Ceiling Fans Instead Of Air Conditioning - Do you know what? The name of this informative article is merely out-and-out misleading. The sole actual "con" in regards to a ceiling fan is what it takes to get one correctly installed. Ceiling fans might be hard to install for the inexperienced do-it-yourselfer. In some cases, where the ceiling fan will be set up, you will need to run an electric line to the region. Hiring a qualified, bonded and licensed electrician will most likely save you much grief in the future, unless you are skillful at achieving this sort of thing.
There is also the minor "disadvantage" that entails the issue of periodic care. Correctly installed, a ceiling fan will give you many, many years of nice cooling and cost-savings on your own heating bill (assuming there is a fan that allows you to reverse the blade direction).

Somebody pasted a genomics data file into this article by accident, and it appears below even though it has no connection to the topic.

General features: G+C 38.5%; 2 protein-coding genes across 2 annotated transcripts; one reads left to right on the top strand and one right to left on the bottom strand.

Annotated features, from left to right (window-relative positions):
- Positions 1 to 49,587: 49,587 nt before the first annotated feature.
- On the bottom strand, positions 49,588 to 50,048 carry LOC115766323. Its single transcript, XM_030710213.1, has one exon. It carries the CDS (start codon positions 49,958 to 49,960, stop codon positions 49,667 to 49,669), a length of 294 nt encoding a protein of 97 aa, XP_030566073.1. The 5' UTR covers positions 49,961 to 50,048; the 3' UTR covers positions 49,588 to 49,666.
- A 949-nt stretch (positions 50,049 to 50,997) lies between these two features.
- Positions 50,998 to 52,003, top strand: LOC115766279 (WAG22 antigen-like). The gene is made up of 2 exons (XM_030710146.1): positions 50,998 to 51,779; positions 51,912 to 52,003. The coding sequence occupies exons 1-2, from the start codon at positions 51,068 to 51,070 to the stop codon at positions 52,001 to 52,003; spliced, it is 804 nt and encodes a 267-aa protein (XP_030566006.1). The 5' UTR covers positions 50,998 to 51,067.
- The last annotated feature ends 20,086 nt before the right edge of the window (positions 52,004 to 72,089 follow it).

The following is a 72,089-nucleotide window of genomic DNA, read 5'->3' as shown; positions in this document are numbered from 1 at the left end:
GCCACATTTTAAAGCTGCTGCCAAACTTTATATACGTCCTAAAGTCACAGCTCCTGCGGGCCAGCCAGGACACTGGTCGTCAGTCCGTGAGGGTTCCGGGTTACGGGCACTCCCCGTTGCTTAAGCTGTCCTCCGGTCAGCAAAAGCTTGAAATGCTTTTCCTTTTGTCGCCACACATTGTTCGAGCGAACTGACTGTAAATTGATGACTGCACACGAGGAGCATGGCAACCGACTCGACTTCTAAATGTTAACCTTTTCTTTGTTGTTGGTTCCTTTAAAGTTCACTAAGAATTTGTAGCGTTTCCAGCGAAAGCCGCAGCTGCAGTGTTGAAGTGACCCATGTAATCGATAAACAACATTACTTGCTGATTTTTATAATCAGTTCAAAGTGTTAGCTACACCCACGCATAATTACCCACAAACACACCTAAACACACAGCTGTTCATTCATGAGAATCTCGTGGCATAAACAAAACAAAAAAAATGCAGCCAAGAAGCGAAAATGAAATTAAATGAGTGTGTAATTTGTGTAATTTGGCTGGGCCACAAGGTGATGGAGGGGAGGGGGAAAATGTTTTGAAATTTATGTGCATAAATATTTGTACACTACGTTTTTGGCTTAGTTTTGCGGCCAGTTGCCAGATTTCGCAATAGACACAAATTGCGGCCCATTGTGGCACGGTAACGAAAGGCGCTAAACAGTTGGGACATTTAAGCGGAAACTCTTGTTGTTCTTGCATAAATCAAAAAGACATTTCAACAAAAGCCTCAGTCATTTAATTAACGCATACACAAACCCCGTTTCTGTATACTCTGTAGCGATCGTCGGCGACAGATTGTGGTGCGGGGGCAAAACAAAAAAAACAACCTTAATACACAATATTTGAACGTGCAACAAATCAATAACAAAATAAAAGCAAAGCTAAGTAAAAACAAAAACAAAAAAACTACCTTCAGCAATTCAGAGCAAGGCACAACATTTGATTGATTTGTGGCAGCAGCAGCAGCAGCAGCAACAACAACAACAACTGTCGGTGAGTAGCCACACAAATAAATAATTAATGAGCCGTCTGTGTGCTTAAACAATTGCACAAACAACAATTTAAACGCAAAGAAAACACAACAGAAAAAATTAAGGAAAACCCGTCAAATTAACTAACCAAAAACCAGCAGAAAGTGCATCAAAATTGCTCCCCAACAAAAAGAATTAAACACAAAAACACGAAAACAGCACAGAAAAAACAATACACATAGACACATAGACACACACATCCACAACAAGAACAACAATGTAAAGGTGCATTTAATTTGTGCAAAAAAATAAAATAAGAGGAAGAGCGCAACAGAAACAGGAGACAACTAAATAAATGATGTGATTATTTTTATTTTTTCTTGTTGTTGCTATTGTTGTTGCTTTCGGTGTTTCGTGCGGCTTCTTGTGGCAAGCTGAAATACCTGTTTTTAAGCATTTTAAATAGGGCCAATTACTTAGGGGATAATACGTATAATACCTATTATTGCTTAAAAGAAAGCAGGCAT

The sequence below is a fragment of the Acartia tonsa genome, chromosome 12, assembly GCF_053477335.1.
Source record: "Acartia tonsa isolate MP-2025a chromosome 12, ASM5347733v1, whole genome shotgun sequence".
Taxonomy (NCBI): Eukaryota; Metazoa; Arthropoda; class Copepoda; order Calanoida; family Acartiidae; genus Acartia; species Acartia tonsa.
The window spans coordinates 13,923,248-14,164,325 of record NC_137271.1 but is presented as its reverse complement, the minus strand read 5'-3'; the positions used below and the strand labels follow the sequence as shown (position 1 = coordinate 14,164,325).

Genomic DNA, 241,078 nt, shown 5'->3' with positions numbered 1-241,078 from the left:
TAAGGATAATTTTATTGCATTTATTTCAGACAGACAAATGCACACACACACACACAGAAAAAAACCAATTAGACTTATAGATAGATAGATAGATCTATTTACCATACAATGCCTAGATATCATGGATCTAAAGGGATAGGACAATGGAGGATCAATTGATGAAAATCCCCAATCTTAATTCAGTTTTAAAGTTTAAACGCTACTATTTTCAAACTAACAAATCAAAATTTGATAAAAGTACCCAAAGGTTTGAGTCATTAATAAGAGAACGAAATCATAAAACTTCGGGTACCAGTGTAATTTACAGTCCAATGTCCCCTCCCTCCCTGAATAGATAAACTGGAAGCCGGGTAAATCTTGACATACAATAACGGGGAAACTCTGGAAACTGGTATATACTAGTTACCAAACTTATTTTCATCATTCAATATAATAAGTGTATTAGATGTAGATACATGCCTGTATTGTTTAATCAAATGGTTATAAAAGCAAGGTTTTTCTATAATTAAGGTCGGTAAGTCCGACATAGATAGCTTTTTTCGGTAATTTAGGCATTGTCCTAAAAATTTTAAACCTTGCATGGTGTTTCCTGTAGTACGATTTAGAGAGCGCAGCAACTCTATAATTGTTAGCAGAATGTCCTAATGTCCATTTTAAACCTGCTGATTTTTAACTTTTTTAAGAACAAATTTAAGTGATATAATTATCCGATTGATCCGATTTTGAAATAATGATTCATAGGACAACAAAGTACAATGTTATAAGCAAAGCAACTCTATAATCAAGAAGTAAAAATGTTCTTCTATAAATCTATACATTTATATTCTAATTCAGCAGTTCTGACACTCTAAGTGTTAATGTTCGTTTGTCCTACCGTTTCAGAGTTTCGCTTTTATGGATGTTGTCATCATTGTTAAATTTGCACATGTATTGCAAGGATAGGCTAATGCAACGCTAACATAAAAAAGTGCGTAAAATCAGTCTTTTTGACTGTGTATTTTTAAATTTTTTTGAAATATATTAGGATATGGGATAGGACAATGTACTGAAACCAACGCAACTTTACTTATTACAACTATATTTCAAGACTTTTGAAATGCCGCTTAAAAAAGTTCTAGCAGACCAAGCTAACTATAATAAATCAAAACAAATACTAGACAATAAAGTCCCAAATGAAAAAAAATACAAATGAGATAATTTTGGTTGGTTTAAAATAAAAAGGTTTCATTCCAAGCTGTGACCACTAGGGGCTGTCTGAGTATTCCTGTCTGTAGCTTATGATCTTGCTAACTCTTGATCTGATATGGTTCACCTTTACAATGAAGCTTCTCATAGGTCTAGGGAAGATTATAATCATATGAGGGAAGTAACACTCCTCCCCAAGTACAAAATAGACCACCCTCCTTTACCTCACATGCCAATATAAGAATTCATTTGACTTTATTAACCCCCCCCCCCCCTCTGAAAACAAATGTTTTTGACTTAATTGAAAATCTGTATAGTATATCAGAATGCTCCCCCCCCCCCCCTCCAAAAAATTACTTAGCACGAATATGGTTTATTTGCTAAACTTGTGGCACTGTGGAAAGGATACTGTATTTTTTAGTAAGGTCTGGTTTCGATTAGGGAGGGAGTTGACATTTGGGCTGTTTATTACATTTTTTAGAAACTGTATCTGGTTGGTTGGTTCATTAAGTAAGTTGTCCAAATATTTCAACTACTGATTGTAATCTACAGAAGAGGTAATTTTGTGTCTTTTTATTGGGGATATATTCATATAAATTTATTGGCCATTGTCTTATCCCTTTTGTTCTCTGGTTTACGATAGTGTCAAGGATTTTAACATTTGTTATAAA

On occasion, ceiling fans need minor alterations and get out of balance. The most common offenders are loose screws that attach the blades to the motor housing, blades that aren't at the same angle (pitch) as the remaining blades and also a blade or blades that weigh somewhat more than the others. Make sure that all of the screws are tight, without going into great detail. When they're not tightening the ones that have come loose and run the fan. Your issue has been solved, if the wobbling has quit.
Otherwise, utilize a yardstick or another straight part of wood and place it (with the fan stopped) vertically in the outer edge of one of the blades. Rotate the blades by hand to make sure that every blade touches the stick. Turn the fan on again and see in the event you've solved the issue.